#mitúVOICE

Things You Find in Every Mexican Kitchen

Your mom’s comal is always ready for standby.

Credit: wearemitu / Facebook

Your Mexican kitchen isn’t complete without it.

Mom meant serious business when it came to her kitchen curtains.

#cortinasdecocina

A photo posted by maria chiomento ♡♡♡ (@michiomento) on

Credit: @michiomento / Instagram

She’d wash and swap them out every couple of weeks.

Decor was basically a complete lie… Everything was fake.

Credit: spend1dayinmysh8es / Tumblr

Fake fruit, fake flowers. They collected dust and smelled so weird.

Your fridge was covered in these…

Credit: eBay

Why so much fake fruit?

Mom held on to expired food.

http://instagram.com/p/7jgMgyr9lk/

Credit: @bigmike_394 / Instagram

Because “todavía está buena.”

Of course, you couldn’t open the fridge without seeing this…

http://instagram.com/p/8qvS9yDgpe/

Credit: @mer2111 / Instagram

All kinds of recycled containers. We call it Mexican Tupperware.

It’s not a Mexican kitchen without a Mexican calendar.

Credit: @monicapalaciosrios / Instagram

To remind your mom of all your cousin’s birthdays.

Salt shakers held more than salt.

#Salero #Pequeño #Lindo #Tierno

A photo posted by •Mica ? (@miica_56) on

Credit: @miica_56 / Instagram

Like random grains of rice.

Yeah, we have Tapatío and Valentina, but raw chiles were always available.

This is getting real. Round one #chilemexicano #porqueno #imamexican

A photo posted by Toni (@treehuggertoni) on

Credit: @treehuggertoni / Instagram

Because you never know when you’ll need more chile.

Let’s be real, mom used it to fake homemade salsa.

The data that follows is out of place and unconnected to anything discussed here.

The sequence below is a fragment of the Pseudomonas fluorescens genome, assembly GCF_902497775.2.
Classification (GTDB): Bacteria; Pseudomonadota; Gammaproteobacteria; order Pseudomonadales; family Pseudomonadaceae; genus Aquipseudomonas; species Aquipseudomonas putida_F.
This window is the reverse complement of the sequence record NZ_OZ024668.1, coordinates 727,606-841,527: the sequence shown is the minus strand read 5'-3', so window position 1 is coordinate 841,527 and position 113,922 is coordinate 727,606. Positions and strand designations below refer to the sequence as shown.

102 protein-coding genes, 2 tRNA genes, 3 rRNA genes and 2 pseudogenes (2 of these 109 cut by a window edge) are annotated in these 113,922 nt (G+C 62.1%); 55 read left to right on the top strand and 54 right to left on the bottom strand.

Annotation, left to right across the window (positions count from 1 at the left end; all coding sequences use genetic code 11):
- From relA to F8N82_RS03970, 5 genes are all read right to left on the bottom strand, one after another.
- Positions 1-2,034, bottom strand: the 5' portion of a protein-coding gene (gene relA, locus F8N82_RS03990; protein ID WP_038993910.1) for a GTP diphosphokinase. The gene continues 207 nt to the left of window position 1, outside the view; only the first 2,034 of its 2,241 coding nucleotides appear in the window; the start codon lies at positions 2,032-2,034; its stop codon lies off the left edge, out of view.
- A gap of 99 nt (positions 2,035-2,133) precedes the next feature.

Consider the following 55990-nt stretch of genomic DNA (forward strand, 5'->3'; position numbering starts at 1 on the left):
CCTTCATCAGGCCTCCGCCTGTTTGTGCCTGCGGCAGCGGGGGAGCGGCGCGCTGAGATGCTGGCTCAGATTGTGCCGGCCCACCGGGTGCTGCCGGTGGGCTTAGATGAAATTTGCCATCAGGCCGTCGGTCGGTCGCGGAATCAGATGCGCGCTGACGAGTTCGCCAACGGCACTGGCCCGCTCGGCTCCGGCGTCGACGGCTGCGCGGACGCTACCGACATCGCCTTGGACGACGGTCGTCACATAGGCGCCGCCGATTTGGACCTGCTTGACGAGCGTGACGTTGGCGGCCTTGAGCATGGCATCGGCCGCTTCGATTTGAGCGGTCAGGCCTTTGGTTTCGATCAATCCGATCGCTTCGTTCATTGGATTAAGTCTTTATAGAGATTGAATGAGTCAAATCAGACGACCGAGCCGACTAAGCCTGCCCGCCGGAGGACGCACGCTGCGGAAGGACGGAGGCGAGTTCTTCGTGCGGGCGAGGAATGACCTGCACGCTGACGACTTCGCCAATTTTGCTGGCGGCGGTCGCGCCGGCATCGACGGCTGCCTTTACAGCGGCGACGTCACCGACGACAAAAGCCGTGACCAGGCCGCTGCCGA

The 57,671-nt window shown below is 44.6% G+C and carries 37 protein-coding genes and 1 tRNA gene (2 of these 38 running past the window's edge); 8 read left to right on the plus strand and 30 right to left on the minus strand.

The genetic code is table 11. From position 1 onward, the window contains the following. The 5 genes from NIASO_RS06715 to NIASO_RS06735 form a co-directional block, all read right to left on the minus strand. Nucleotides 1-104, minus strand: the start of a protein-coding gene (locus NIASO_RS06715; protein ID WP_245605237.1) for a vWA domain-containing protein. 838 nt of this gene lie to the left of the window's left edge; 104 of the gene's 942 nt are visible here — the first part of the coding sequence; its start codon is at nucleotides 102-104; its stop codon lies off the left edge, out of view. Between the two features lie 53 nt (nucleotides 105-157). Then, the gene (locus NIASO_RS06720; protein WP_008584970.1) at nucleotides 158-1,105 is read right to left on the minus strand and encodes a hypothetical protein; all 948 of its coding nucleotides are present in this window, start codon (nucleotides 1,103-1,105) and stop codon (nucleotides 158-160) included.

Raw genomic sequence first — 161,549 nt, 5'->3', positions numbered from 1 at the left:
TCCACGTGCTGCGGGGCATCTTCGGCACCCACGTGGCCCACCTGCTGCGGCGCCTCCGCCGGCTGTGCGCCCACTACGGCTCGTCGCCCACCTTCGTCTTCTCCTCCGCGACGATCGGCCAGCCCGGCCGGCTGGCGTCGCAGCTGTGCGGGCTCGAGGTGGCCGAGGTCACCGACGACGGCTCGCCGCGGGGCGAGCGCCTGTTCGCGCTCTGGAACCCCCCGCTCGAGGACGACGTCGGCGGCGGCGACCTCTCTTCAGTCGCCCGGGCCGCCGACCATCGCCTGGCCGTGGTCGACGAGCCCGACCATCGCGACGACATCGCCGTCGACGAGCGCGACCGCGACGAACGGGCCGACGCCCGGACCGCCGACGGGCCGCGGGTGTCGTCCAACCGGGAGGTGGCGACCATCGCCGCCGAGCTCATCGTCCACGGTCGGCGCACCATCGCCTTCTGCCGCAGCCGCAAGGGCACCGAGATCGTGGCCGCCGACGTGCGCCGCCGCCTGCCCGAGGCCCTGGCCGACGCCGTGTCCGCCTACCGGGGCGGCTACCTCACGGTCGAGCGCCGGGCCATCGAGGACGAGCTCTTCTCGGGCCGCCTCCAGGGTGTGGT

#molcajete #salsa #tacos ?

A photo posted by ?Mikaela Vela ? (@mikaela_vela) on

Credit: @mikaela_vela / Instagram

She never really used the molcajete.

There was always imported cheese.

Gracias a mi mamá. Por traerme mi queso favorito #quesoMexicano #cheese #breakfast #HappyMonday

A photo posted by Juvenal Loera (@jlhairpalace) on

Credit: @jlhairpalace / Instagram

Your tíos smuggled it every time they crossed the border.

For some reason, the stove was covered in foil.

Credit: wearemitu / Facebook

It’s the equivalent of plastic wrapped sofas.

Does this look like your kitchen growing up? Make sure to click the share button below!

Notice any needed corrections? Please email us at corrections@wearemitu.com

Yalitza Aparicio Has Landed Her First Role Since “Roma” And We Cannot Wait

Entertainment

Yalitza Aparicio Has Landed Her First Role Since “Roma” And We Cannot Wait

For fans of Yalitza Aparicio from the now iconic film Roma, we have been waiting almost three years to know what’s next for the Oscar-nominated actress. And now, we finally have some answers.

The Roma actress is set to star in an upcoming horror film that’s already started filming.

Anyone who saw Alfonso Cuarón’s Roma immediately fell in love with Cleo, the character played by Oscar-nominated actress Yalitza Aparicio. Her award-winning part in Roma was her very first acting gig and despite her success, she hasn’t acted in anything since, until now.

Aparicio is set to star in an upcoming horror film Presences, a horror film from Innocent Voices director Luis Mandoki. As reported by Mexican publication El Universal, production on Aparicio’s second feature kicked off this week in Tlalpujahua in central Mexico.

According to El Universal: “The film tells the story of a man who loses his wife and goes to seclude himself in a cabin in the woods, where strange things happen.” Production in Tlalpujahua is expected to last for a month.

Although this is only her second role, Aparicio has kept herself busy with several projects.

Aparicio was a schoolteacher plucked from obscurity to star in “Roma,” which resulted in her becoming the first Mexican woman to be Oscar nominated for Best Actress in 14 years and the first Indigenous woman in history. And her Indigenous identity is a major part of her career.

While “Presences” marks the first movie Aparicio has taken on since “Roma,” the actress has remained busy over the last two years, including supporting Indigenous film community efforts in Mexico.

The actress has teamed with projects such as Cine Too to help extend access to cinema to marginalized communities. Cine Too is a one-screen, 75-seat cinema in Guelatao de Juárez, Oaxaca that serves as an educational center for the next generation of Indigenous filmmakers.